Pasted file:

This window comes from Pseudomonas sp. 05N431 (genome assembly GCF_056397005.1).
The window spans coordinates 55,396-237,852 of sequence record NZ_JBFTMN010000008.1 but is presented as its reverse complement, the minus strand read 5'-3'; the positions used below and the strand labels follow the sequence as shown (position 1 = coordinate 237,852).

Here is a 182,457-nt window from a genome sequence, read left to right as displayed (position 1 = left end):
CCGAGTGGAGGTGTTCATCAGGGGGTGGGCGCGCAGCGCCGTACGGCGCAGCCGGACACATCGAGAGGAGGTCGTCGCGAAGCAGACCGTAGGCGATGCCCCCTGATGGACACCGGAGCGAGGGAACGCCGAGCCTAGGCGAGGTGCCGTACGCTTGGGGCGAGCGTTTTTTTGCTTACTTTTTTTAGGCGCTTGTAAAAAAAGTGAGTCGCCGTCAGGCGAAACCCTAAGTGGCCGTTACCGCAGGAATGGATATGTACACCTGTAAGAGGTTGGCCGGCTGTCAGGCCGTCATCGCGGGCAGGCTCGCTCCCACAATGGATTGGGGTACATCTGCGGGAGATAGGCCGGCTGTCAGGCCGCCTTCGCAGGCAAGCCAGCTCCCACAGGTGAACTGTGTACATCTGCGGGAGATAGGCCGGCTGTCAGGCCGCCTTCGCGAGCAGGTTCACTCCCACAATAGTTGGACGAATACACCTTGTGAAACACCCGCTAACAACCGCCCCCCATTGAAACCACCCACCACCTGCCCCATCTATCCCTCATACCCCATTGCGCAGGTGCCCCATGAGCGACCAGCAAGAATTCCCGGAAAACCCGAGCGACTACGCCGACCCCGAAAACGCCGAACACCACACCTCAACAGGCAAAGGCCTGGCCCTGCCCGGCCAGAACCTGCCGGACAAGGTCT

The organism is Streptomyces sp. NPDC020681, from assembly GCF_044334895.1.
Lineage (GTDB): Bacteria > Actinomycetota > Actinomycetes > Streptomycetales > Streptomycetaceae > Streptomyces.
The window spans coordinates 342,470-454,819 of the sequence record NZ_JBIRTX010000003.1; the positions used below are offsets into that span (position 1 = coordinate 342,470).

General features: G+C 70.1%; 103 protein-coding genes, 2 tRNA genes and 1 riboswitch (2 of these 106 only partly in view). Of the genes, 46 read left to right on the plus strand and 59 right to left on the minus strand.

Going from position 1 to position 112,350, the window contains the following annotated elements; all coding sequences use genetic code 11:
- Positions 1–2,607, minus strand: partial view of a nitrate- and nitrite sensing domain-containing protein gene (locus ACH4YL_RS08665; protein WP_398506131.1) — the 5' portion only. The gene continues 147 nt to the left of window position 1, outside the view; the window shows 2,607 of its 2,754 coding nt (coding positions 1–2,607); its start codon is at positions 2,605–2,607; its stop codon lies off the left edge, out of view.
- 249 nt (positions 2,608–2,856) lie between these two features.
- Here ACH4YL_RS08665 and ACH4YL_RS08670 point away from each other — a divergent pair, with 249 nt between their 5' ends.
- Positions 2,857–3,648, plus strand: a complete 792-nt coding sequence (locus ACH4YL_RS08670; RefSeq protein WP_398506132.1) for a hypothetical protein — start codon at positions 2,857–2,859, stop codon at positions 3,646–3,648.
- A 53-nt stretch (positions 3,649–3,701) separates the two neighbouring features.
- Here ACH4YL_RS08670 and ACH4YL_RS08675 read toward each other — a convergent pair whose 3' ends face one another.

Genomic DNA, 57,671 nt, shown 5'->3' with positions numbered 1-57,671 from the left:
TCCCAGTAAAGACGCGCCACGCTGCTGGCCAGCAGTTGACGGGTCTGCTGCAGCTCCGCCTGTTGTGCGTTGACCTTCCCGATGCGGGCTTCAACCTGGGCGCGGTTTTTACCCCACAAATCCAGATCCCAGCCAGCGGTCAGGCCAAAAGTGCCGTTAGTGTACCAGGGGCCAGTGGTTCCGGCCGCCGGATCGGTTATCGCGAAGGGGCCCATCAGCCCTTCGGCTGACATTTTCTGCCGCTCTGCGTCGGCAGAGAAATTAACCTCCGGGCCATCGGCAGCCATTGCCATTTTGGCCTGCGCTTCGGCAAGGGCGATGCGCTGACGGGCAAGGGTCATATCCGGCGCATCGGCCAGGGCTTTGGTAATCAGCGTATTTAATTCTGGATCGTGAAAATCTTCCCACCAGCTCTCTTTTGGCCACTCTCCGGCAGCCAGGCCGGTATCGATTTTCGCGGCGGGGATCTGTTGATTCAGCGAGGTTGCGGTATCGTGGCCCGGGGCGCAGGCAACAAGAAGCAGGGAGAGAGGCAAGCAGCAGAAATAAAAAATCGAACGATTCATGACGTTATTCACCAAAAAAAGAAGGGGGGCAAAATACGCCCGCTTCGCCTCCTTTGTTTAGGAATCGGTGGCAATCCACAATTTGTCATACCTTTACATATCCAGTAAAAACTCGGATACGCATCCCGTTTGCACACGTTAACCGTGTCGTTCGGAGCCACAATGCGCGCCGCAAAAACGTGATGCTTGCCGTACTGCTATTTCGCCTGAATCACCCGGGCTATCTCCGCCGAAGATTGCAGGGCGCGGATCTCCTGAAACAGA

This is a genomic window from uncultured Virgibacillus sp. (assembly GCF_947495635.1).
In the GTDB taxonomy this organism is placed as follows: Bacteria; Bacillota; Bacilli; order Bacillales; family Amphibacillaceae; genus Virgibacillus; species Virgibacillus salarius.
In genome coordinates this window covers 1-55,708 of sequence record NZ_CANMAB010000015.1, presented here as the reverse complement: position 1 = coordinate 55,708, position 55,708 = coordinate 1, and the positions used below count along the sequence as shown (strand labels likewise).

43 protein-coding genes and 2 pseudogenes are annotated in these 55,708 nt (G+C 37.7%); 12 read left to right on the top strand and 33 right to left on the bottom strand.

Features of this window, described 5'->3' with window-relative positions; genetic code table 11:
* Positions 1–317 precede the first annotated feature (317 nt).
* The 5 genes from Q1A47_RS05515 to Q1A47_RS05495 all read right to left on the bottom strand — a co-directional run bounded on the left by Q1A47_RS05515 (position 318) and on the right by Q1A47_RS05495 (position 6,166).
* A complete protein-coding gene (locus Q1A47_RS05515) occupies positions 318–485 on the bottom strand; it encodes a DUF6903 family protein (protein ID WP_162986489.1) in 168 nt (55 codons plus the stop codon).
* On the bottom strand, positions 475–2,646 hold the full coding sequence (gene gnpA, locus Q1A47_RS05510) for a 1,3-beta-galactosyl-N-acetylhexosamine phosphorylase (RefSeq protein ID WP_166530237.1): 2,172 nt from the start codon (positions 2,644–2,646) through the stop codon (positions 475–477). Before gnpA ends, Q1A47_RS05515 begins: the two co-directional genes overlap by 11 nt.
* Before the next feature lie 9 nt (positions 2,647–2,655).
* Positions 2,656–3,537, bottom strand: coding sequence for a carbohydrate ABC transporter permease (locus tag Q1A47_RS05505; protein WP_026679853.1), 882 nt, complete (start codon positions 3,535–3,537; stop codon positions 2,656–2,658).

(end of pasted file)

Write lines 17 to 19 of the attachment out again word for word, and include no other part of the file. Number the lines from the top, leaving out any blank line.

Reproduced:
TCCCAGTAAAGACGCGCCACGCTGCTGGCCAGCAGTTGACGGGTCTGCTGCAGCTCCGCCTGTTGTGCGTTGACCTTCCCGATGCGGGCTTCAACCTGGGCGCGGTTTTTACCCCACAAATCCAGATCCCAGCCAGCGGTCAGGCCAAAAGTGCCGTTAGTGTACCAGGGGCCAGTGGTTCCGGCCGCCGGATCGGTTATCGCGAAGGGGCCCATCAGCCCTTCGGCTGACATTTTCTGCCGCTCTGCGTCGGCAGAGAAATTAACCTCCGGGCCATCGGCAGCCATTGCCATTTTGGCCTGCGCTTCGGCAAGGGCGATGCGCTGACGGGCAAGGGTCATATCCGGCGCATCGGCCAGGGCTTTGGTAATCAGCGTATTTAATTCTGGATCGTGAAAATCTTCCCACCAGCTCTCTTTTGGCCACTCTCCGGCAGCCAGGCCGGTATCGATTTTCGCGGCGGGGATCTGTTGATTCAGCGAGGTTGCGGTATCGTGGCCCGGGGCGCAGGCAACAAGAAGCAGGGAGAGAGGCAAGCAGCAGAAATAAAAAATCGAACGATTCATGACGTTATTCACCAAAAAAAGAAGGGGGGCAAAATACGCCCGCTTCGCCTCCTTTGTTTAGGAATCGGTGGCAATCCACAATTTGTCATACCTTTACATATCCAGTAAAAACTCGGATACGCATCCCGTTTGCACACGTTAACCGTGTCGTTCGGAGCCACAATGCGCGCCGCAAAAACGTGATGCTTGCCGTACTGCTATTTCGCCTGAATCACCCGGGCTATCTCCGCCGAAGATTGCAGGGCGCGGATCTCCTGAAACAGA

This is a genomic window from uncultured Virgibacillus sp. (assembly GCF_947495635.1).
In the GTDB taxonomy this organism is placed as follows: Bacteria; Bacillota; Bacilli; order Bacillales; family Amphibacillaceae; genus Virgibacillus; species Virgibacillus salarius.